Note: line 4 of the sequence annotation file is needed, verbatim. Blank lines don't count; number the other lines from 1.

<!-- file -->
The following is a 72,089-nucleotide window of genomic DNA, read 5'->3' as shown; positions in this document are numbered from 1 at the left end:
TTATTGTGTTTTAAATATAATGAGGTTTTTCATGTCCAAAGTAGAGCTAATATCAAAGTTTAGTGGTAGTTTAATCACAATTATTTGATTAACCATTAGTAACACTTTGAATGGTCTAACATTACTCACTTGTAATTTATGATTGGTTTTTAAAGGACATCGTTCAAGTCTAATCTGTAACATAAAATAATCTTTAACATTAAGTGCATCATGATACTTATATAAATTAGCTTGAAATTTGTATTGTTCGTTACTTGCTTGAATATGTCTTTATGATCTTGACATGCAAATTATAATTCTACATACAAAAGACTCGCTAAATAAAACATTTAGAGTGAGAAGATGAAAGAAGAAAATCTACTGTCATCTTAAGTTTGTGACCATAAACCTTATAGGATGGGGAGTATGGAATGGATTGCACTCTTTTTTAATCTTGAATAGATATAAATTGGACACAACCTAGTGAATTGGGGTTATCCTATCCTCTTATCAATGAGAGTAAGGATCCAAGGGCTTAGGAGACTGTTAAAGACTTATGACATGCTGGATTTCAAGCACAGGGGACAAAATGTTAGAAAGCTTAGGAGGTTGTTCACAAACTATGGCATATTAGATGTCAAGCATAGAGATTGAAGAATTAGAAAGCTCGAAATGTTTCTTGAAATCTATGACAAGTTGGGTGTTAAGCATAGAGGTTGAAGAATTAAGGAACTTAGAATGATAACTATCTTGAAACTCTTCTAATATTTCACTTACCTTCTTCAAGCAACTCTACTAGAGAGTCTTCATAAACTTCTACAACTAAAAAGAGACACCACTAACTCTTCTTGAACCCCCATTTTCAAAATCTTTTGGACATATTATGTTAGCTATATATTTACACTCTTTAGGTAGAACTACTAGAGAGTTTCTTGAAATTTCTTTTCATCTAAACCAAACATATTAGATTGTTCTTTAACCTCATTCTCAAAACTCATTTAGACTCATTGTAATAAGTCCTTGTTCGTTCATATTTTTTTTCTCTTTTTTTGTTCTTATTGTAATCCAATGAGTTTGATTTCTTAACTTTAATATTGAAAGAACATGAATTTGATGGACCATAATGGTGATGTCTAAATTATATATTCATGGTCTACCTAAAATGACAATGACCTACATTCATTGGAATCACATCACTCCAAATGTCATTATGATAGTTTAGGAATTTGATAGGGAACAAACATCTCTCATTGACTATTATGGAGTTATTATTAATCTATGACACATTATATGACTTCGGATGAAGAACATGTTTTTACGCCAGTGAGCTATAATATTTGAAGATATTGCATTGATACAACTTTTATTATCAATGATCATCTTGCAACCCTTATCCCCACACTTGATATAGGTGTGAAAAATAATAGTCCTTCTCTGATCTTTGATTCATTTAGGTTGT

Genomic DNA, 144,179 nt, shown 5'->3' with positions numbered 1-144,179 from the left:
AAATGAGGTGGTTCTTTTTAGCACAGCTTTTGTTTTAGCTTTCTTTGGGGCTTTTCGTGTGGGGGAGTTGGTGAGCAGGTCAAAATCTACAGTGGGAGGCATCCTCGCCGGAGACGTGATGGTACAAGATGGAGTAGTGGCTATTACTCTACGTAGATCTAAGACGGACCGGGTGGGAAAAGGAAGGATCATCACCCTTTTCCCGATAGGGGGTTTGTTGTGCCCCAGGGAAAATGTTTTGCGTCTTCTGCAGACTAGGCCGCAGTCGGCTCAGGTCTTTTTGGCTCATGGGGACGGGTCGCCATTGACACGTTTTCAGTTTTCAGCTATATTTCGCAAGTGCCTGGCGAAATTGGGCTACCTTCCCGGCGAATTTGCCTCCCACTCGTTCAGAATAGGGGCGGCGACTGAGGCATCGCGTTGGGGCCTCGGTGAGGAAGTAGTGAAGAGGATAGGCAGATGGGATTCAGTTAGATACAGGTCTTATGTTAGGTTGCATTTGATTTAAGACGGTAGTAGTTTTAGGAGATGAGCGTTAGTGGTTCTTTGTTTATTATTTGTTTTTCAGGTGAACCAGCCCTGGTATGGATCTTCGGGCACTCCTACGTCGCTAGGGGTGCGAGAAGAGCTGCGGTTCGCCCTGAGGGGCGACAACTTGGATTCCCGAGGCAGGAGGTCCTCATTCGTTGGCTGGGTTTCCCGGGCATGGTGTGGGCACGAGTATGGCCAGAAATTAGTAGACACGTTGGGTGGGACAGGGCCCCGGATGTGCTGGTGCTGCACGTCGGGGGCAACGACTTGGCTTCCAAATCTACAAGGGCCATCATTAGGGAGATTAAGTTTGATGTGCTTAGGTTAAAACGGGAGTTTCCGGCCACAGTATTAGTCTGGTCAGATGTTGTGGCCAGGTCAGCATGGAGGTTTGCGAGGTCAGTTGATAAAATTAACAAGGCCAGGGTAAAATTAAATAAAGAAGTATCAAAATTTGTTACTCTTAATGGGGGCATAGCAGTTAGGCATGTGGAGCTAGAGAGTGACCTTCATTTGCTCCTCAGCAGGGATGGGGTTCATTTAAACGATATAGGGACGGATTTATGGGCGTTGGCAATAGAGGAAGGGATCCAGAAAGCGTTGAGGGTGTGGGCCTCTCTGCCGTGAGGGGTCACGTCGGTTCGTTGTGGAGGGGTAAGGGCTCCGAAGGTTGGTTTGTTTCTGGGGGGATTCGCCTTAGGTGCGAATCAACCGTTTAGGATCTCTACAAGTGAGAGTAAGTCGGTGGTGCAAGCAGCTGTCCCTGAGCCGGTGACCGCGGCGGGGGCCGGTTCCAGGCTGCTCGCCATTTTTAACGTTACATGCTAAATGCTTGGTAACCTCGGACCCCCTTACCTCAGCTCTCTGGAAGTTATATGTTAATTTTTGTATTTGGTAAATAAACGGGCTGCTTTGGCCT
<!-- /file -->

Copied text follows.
AAATGAGGTGGTTCTTTTTAGCACAGCTTTTGTTTTAGCTTTCTTTGGGGCTTTTCGTGTGGGGGAGTTGGTGAGCAGGTCAAAATCTACAGTGGGAGGCATCCTCGCCGGAGACGTGATGGTACAAGATGGAGTAGTGGCTATTACTCTACGTAGATCTAAGACGGACCGGGTGGGAAAAGGAAGGATCATCACCCTTTTCCCGATAGGGGGTTTGTTGTGCCCCAGGGAAAATGTTTTGCGTCTTCTGCAGACTAGGCCGCAGTCGGCTCAGGTCTTTTTGGCTCATGGGGACGGGTCGCCATTGACACGTTTTCAGTTTTCAGCTATATTTCGCAAGTGCCTGGCGAAATTGGGCTACCTTCCCGGCGAATTTGCCTCCCACTCGTTCAGAATAGGGGCGGCGACTGAGGCATCGCGTTGGGGCCTCGGTGAGGAAGTAGTGAAGAGGATAGGCAGATGGGATTCAGTTAGATACAGGTCTTATGTTAGGTTGCATTTGATTTAAGACGGTAGTAGTTTTAGGAGATGAGCGTTAGTGGTTCTTTGTTTATTATTTGTTTTTCAGGTGAACCAGCCCTGGTATGGATCTTCGGGCACTCCTACGTCGCTAGGGGTGCGAGAAGAGCTGCGGTTCGCCCTGAGGGGCGACAACTTGGATTCCCGAGGCAGGAGGTCCTCATTCGTTGGCTGGGTTTCCCGGGCATGGTGTGGGCACGAGTATGGCCAGAAATTAGTAGACACGTTGGGTGGGACAGGGCCCCGGATGTGCTGGTGCTGCACGTCGGGGGCAACGACTTGGCTTCCAAATCTACAAGGGCCATCATTAGGGAGATTAAGTTTGATGTGCTTAGGTTAAAACGGGAGTTTCCGGCCACAGTATTAGTCTGGTCAGATGTTGTGGCCAGGTCAGCATGGAGGTTTGCGAGGTCAGTTGATAAAATTAACAAGGCCAGGGTAAAATTAAATAAAGAAGTATCAAAATTTGTTACTCTTAATGGGGGCATAGCAGTTAGGCATGTGGAGCTAGAGAGTGACCTTCATTTGCTCCTCAGCAGGGATGGGGTTCATTTAAACGATATAGGGACGGATTTATGGGCGTTGGCAATAGAGGAAGGGATCCAGAAAGCGTTGAGGGTGTGGGCCTCTCTGCCGTGAGGGGTCACGTCGGTTCGTTGTGGAGGGGTAAGGGCTCCGAAGGTTGGTTTGTTTCTGGGGGGATTCGCCTTAGGTGCGAATCAACCGTTTAGGATCTCTACAAGTGAGAGTAAGTCGGTGGTGCAAGCAGCTGTCCCTGAGCCGGTGACCGCGGCGGGGGCCGGTTCCAGGCTGCTCGCCATTTTTAACGTTACATGCTAAATGCTTGGTAACCTCGGACCCCCTTACCTCAGCTCTCTGGAAGTTATATGTTAATTTTTGTATTTGGTAAATAAACGGGCTGCTTTGGCCT